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The Problem with Preaching

It all came back to me this morning as I sat in the pew of my parent’s church. The frustration, anxiety and disgust rippled through my being as the young preacher hurled his hate filled message, thinly disguised as love, down from the pulpit. To be honest, I was rather shocked and left in quite a hurry when the message was finished.  
Even in this conservative church, one would think that a Sunday morning Christmas service should have the air of hope and joy about it. Instead of an uplifting message, I was greeted with a diatribe against anyone who dares question or reject the story of Jesus being incarnated in the flesh to die for our sins. It was revolting to witness all of the heads in the congregation nodding in agreement. Ugh, it makes me so angry just thinking about it. This message raised my ire, but it also made me think about the difficulties with preaching in general and one problem in particular. 
The real problem with preaching is that it is a one-sided conversation. People listening to a sermon are all too similar to people vegetating in front of a television; the critical faculties of the mind are too easily disengaged and they passively receive statements without questioning. Sometimes it is a great experience with a good story teller delivering a message about decent moral values. Other times it is a rancorous Bible thumper who tries to force a dubious message into your mind through sheer force of will. In the latter case I often wish for a Q and A session after the sermon or some type of forum with a balanced debate about the content of the message.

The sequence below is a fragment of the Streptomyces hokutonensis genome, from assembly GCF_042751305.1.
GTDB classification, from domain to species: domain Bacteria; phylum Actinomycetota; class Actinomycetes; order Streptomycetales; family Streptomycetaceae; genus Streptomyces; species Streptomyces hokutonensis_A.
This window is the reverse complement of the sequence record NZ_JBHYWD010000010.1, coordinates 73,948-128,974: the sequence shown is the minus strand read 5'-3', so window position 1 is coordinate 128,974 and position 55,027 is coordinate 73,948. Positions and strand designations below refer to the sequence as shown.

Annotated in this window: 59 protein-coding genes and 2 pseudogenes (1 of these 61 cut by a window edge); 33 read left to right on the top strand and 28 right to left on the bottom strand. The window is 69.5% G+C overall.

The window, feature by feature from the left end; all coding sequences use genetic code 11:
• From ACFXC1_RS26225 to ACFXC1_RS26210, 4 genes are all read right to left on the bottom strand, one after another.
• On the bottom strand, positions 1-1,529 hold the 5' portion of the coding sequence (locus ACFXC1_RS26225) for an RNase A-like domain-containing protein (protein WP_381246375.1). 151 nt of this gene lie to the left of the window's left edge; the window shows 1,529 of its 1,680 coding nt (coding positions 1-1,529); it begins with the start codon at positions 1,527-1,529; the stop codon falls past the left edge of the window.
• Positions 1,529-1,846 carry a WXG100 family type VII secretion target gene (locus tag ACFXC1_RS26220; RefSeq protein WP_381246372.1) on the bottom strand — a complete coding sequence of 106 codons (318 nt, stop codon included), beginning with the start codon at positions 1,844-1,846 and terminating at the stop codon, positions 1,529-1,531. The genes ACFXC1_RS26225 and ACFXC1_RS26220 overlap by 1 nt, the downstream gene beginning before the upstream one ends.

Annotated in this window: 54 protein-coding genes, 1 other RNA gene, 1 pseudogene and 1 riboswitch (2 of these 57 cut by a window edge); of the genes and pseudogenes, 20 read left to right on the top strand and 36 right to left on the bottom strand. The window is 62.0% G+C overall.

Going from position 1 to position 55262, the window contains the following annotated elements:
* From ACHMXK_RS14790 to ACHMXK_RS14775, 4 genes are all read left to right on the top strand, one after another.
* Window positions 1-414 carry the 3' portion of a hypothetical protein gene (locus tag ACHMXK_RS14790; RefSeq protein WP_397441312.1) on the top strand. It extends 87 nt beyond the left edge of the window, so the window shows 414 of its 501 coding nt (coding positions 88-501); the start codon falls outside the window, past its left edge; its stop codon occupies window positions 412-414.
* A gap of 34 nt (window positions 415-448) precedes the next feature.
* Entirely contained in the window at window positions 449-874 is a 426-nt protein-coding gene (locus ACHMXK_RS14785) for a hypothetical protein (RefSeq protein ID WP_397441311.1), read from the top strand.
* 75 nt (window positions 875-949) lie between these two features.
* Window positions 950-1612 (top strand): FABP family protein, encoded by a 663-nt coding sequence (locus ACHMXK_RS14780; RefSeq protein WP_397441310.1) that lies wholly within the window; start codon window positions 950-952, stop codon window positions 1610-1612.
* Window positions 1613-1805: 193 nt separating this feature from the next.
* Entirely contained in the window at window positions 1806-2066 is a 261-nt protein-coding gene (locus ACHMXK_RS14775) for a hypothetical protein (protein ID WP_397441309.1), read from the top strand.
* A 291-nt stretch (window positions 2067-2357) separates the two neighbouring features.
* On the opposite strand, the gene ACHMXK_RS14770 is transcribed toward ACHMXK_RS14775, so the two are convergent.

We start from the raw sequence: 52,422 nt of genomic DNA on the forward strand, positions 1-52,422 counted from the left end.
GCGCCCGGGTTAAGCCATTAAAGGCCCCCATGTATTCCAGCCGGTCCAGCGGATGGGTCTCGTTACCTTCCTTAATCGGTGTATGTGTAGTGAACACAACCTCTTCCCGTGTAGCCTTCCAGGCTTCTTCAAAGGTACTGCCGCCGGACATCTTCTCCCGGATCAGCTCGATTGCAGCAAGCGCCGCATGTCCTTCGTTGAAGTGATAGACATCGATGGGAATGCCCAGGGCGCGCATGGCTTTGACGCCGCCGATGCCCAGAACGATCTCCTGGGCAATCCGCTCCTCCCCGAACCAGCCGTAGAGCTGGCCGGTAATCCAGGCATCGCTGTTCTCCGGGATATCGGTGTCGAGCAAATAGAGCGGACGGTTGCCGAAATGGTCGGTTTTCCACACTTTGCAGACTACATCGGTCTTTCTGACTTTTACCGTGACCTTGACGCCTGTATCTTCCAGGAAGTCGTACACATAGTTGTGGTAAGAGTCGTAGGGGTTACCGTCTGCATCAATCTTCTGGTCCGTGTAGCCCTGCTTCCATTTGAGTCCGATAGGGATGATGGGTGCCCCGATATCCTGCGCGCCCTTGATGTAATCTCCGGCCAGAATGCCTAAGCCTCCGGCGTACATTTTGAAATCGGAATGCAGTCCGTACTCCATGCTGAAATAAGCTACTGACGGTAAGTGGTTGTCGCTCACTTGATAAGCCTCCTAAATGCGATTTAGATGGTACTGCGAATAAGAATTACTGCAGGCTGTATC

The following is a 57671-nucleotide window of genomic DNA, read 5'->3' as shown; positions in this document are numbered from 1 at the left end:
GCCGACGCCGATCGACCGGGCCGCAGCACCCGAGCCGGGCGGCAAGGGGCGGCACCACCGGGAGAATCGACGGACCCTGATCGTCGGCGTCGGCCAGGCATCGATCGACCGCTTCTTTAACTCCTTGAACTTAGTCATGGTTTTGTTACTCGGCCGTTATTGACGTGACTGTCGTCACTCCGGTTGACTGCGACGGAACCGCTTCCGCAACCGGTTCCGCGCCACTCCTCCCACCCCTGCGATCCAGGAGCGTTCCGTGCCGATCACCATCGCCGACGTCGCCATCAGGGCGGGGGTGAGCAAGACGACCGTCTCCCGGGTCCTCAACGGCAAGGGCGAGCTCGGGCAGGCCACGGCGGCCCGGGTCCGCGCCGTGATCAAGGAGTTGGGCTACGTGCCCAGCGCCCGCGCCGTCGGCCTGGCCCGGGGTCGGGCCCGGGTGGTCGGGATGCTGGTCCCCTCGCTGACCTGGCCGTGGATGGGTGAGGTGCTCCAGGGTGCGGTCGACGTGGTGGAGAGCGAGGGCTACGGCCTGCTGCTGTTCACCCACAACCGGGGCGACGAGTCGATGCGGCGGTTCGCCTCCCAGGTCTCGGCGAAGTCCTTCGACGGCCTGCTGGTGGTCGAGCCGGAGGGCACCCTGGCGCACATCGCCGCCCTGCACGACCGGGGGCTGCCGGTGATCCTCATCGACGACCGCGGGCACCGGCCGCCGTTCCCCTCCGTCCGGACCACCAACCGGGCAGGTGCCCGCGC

“Excuse me sir, could you explain why most of the Hindus, Muslims, Atheists, and Liberals that I work with are wonderful people with great personalities and an impressive work ethic?  Do you have any close friends with differing religious or political views? No? How do you think this lack of friendship and lack of experience with the “other” colors your perceptions? Maybe instead of raising your voice in self-righteous indignation from the pulpit you should do what the literary Jesus did and spend some time with the ‘other’. Only then will you possibly gain a measure of humility in your discourse about human beings who are largely foreign to you.”
I fear that with no opposing arguments or opinions, a lot of conservative-leaning congregations turn into positive feedback loops that whip people into a frenzy and demonize anyone with the slightest criticism of the message. 
Anyway, I hope all of you out there had a wonderful Christmas and please do not forget the real reason for the season, family bonding and appreciation for all of the good things that have happened over the past year.

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